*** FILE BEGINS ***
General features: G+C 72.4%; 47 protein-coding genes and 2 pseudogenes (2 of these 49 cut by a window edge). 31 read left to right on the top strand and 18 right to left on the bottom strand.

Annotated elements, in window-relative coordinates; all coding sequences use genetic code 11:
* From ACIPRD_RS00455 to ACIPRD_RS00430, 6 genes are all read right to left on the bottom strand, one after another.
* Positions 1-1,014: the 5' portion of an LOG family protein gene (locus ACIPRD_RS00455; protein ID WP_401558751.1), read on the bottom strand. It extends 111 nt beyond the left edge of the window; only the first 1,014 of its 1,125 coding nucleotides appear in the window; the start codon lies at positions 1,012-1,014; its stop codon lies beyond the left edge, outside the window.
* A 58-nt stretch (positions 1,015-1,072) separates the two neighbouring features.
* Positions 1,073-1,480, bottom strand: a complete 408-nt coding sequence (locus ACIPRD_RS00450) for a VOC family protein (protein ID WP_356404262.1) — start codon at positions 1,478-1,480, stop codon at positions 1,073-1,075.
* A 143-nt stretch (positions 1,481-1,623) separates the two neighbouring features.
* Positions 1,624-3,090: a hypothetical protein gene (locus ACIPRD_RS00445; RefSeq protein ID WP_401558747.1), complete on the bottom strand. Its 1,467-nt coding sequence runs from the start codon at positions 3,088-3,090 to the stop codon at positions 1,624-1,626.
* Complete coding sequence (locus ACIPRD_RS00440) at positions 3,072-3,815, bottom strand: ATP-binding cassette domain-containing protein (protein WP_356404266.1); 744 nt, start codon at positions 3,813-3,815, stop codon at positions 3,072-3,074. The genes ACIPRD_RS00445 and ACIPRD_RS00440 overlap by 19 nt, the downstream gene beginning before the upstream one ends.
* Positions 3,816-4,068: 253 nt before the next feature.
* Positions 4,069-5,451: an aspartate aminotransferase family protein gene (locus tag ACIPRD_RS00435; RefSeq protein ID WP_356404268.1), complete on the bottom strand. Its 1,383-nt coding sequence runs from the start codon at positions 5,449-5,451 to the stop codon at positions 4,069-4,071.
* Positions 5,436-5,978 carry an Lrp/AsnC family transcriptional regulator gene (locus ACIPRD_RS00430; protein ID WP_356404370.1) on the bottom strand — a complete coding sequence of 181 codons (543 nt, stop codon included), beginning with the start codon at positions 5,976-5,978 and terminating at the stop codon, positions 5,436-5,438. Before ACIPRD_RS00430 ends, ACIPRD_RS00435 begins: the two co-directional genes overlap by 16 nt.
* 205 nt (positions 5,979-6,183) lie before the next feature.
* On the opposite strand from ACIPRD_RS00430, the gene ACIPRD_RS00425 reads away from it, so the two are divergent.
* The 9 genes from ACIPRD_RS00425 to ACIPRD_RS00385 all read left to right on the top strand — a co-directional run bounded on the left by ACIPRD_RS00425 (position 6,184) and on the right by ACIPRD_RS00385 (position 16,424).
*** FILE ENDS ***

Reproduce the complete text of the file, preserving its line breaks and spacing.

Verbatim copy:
General features: G+C 72.4%; 47 protein-coding genes and 2 pseudogenes (2 of these 49 cut by a window edge). 31 read left to right on the top strand and 18 right to left on the bottom strand.

Annotated elements, in window-relative coordinates; all coding sequences use genetic code 11:
* From ACIPRD_RS00455 to ACIPRD_RS00430, 6 genes are all read right to left on the bottom strand, one after another.
* Positions 1-1,014: the 5' portion of an LOG family protein gene (locus ACIPRD_RS00455; protein ID WP_401558751.1), read on the bottom strand. It extends 111 nt beyond the left edge of the window; only the first 1,014 of its 1,125 coding nucleotides appear in the window; the start codon lies at positions 1,012-1,014; its stop codon lies beyond the left edge, outside the window.
* A 58-nt stretch (positions 1,015-1,072) separates the two neighbouring features.
* Positions 1,073-1,480, bottom strand: a complete 408-nt coding sequence (locus ACIPRD_RS00450) for a VOC family protein (protein ID WP_356404262.1) — start codon at positions 1,478-1,480, stop codon at positions 1,073-1,075.
* A 143-nt stretch (positions 1,481-1,623) separates the two neighbouring features.
* Positions 1,624-3,090: a hypothetical protein gene (locus ACIPRD_RS00445; RefSeq protein ID WP_401558747.1), complete on the bottom strand. Its 1,467-nt coding sequence runs from the start codon at positions 3,088-3,090 to the stop codon at positions 1,624-1,626.
* Complete coding sequence (locus ACIPRD_RS00440) at positions 3,072-3,815, bottom strand: ATP-binding cassette domain-containing protein (protein WP_356404266.1); 744 nt, start codon at positions 3,813-3,815, stop codon at positions 3,072-3,074. The genes ACIPRD_RS00445 and ACIPRD_RS00440 overlap by 19 nt, the downstream gene beginning before the upstream one ends.
* Positions 3,816-4,068: 253 nt before the next feature.
* Positions 4,069-5,451: an aspartate aminotransferase family protein gene (locus tag ACIPRD_RS00435; RefSeq protein ID WP_356404268.1), complete on the bottom strand. Its 1,383-nt coding sequence runs from the start codon at positions 5,449-5,451 to the stop codon at positions 4,069-4,071.
* Positions 5,436-5,978 carry an Lrp/AsnC family transcriptional regulator gene (locus ACIPRD_RS00430; protein ID WP_356404370.1) on the bottom strand — a complete coding sequence of 181 codons (543 nt, stop codon included), beginning with the start codon at positions 5,976-5,978 and terminating at the stop codon, positions 5,436-5,438. Before ACIPRD_RS00430 ends, ACIPRD_RS00435 begins: the two co-directional genes overlap by 16 nt.
* 205 nt (positions 5,979-6,183) lie before the next feature.
* On the opposite strand from ACIPRD_RS00430, the gene ACIPRD_RS00425 reads away from it, so the two are divergent.
* The 9 genes from ACIPRD_RS00425 to ACIPRD_RS00385 all read left to right on the top strand — a co-directional run bounded on the left by ACIPRD_RS00425 (position 6,184) and on the right by ACIPRD_RS00385 (position 16,424).